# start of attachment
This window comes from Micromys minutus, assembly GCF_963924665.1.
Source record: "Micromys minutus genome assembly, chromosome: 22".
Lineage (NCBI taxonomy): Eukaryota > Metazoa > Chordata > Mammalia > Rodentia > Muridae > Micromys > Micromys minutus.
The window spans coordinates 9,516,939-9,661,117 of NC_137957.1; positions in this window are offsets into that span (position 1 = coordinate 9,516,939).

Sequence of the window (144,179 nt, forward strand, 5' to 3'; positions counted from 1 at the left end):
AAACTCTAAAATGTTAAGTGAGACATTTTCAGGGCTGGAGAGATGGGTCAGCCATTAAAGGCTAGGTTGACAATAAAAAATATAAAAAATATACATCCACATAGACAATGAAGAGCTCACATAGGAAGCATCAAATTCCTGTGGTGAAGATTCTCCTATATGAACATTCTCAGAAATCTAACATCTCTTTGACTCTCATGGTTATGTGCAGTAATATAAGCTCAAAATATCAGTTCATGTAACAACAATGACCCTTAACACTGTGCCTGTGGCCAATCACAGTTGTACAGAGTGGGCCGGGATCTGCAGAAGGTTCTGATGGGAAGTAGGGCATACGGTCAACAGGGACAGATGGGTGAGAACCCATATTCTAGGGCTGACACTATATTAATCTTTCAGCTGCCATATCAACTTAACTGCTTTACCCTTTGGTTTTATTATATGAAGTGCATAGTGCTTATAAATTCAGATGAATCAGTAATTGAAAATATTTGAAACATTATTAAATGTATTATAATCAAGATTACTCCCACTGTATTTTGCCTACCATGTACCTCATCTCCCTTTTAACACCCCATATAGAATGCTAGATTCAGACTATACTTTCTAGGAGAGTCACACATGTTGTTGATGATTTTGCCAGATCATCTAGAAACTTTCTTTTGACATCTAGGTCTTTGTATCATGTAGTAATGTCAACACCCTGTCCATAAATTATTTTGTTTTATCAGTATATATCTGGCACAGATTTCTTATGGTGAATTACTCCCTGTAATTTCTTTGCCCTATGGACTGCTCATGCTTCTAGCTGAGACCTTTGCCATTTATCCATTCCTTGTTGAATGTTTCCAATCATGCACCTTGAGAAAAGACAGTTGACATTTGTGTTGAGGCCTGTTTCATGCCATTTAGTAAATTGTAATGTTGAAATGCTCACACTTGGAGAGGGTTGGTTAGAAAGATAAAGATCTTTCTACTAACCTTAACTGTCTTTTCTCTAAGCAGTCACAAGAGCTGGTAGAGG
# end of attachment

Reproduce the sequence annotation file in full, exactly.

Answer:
This window comes from Micromys minutus, assembly GCF_963924665.1.
Source record: "Micromys minutus genome assembly, chromosome: 22".
Lineage (NCBI taxonomy): Eukaryota > Metazoa > Chordata > Mammalia > Rodentia > Muridae > Micromys > Micromys minutus.
The window spans coordinates 9,516,939-9,661,117 of NC_137957.1; positions in this window are offsets into that span (position 1 = coordinate 9,516,939).

Sequence of the window (144,179 nt, forward strand, 5' to 3'; positions counted from 1 at the left end):
AAACTCTAAAATGTTAAGTGAGACATTTTCAGGGCTGGAGAGATGGGTCAGCCATTAAAGGCTAGGTTGACAATAAAAAATATAAAAAATATACATCCACATAGACAATGAAGAGCTCACATAGGAAGCATCAAATTCCTGTGGTGAAGATTCTCCTATATGAACATTCTCAGAAATCTAACATCTCTTTGACTCTCATGGTTATGTGCAGTAATATAAGCTCAAAATATCAGTTCATGTAACAACAATGACCCTTAACACTGTGCCTGTGGCCAATCACAGTTGTACAGAGTGGGCCGGGATCTGCAGAAGGTTCTGATGGGAAGTAGGGCATACGGTCAACAGGGACAGATGGGTGAGAACCCATATTCTAGGGCTGACACTATATTAATCTTTCAGCTGCCATATCAACTTAACTGCTTTACCCTTTGGTTTTATTATATGAAGTGCATAGTGCTTATAAATTCAGATGAATCAGTAATTGAAAATATTTGAAACATTATTAAATGTATTATAATCAAGATTACTCCCACTGTATTTTGCCTACCATGTACCTCATCTCCCTTTTAACACCCCATATAGAATGCTAGATTCAGACTATACTTTCTAGGAGAGTCACACATGTTGTTGATGATTTTGCCAGATCATCTAGAAACTTTCTTTTGACATCTAGGTCTTTGTATCATGTAGTAATGTCAACACCCTGTCCATAAATTATTTTGTTTTATCAGTATATATCTGGCACAGATTTCTTATGGTGAATTACTCCCTGTAATTTCTTTGCCCTATGGACTGCTCATGCTTCTAGCTGAGACCTTTGCCATTTATCCATTCCTTGTTGAATGTTTCCAATCATGCACCTTGAGAAAAGACAGTTGACATTTGTGTTGAGGCCTGTTTCATGCCATTTAGTAAATTGTAATGTTGAAATGCTCACACTTGGAGAGGGTTGGTTAGAAAGATAAAGATCTTTCTACTAACCTTAACTGTCTTTTCTCTAAGCAGTCACAAGAGCTGGTAGAGG